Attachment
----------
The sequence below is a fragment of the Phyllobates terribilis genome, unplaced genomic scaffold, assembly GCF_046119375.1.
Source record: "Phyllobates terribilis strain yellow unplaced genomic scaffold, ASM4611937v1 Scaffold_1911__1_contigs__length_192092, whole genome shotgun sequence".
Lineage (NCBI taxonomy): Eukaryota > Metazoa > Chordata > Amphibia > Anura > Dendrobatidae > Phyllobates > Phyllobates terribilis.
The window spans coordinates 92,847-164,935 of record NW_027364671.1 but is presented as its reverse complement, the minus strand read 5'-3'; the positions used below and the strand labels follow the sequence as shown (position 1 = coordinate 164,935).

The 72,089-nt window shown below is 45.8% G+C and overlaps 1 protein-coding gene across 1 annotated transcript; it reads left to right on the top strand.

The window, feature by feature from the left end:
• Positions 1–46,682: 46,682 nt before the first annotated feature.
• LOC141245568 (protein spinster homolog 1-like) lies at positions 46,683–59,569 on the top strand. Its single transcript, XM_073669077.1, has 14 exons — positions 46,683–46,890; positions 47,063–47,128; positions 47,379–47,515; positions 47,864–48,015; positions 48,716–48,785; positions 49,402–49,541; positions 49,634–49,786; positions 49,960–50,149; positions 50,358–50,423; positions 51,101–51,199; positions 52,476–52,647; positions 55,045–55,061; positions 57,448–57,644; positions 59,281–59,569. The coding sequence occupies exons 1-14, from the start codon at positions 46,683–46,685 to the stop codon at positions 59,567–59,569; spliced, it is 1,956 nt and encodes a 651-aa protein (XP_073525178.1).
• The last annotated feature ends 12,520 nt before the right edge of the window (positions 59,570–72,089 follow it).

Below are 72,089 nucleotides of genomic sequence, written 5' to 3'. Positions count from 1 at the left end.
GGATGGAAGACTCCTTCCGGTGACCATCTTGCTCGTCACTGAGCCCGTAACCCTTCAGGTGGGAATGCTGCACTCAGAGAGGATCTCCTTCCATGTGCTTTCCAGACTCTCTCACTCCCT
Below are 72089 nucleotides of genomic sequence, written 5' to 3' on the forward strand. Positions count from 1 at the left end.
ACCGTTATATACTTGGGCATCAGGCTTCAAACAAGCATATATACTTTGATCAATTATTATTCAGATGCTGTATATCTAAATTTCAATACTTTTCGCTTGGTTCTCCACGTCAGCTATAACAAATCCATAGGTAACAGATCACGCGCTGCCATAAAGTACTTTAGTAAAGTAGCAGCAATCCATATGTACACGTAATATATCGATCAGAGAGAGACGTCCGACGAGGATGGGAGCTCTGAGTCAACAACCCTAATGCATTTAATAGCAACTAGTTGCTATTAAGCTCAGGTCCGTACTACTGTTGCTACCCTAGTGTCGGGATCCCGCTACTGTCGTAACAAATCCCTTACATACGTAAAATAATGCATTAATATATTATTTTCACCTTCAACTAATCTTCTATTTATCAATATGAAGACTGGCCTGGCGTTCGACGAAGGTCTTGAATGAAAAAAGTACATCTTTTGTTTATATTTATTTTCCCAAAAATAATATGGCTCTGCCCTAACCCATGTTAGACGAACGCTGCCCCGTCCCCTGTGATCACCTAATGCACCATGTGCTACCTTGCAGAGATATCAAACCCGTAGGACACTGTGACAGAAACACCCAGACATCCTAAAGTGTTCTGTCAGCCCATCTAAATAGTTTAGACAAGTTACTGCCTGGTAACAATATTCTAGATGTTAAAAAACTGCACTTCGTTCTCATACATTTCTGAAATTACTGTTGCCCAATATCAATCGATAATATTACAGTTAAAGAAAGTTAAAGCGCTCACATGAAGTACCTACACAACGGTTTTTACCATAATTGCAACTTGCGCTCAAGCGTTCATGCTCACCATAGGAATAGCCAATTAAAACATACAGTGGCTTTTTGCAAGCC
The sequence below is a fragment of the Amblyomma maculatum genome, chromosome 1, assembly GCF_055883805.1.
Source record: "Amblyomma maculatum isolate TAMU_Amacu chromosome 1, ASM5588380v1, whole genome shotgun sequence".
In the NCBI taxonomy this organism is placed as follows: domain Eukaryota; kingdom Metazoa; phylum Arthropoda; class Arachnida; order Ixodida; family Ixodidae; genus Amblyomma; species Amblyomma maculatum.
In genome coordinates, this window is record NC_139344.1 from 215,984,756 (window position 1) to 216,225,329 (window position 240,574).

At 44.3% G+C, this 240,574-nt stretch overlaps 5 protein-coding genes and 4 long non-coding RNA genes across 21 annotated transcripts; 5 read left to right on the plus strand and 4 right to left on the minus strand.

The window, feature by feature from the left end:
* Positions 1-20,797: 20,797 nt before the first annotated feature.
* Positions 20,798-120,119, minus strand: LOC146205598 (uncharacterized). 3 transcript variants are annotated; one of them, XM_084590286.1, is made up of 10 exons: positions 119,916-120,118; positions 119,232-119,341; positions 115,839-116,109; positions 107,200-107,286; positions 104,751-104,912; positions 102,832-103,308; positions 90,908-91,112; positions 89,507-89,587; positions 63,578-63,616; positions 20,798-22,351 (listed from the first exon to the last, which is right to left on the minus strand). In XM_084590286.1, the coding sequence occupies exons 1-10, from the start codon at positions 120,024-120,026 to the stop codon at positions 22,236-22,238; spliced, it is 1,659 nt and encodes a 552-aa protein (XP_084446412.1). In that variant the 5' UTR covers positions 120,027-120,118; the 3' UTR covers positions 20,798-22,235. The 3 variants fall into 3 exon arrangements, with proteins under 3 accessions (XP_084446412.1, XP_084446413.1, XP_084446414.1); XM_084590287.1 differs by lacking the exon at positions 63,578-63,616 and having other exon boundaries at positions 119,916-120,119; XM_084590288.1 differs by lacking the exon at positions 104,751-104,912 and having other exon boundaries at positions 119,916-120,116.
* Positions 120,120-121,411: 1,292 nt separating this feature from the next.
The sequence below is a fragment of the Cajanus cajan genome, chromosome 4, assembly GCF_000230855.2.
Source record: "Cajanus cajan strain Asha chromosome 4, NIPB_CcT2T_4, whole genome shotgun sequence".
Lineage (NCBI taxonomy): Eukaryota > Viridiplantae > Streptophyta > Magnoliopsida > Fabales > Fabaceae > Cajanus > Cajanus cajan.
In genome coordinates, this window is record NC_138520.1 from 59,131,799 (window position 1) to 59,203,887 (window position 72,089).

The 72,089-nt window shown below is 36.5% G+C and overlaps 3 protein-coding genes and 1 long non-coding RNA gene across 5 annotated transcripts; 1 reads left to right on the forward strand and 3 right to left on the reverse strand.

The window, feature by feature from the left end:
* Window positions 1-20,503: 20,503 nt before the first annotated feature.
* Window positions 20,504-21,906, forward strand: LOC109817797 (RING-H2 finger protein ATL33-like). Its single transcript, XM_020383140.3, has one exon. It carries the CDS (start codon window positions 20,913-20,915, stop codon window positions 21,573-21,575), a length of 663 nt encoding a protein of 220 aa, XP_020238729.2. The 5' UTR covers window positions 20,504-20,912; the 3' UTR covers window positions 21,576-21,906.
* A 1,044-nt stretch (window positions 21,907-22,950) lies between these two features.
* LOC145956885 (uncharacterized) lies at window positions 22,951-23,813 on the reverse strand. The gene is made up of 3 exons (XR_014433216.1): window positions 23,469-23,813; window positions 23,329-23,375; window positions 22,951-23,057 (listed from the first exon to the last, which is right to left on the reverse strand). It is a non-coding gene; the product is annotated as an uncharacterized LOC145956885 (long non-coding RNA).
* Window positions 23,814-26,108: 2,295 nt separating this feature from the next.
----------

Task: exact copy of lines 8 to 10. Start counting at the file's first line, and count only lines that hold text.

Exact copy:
• LOC141245568 (protein spinster homolog 1-like) lies at positions 46,683–59,569 on the top strand. Its single transcript, XM_073669077.1, has 14 exons — positions 46,683–46,890; positions 47,063–47,128; positions 47,379–47,515; positions 47,864–48,015; positions 48,716–48,785; positions 49,402–49,541; positions 49,634–49,786; positions 49,960–50,149; positions 50,358–50,423; positions 51,101–51,199; positions 52,476–52,647; positions 55,045–55,061; positions 57,448–57,644; positions 59,281–59,569. The coding sequence occupies exons 1-14, from the start codon at positions 46,683–46,685 to the stop codon at positions 59,567–59,569; spliced, it is 1,956 nt and encodes a 651-aa protein (XP_073525178.1).
• The last annotated feature ends 12,520 nt before the right edge of the window (positions 59,570–72,089 follow it).

Below are 72,089 nucleotides of genomic sequence, written 5' to 3'. Positions count from 1 at the left end.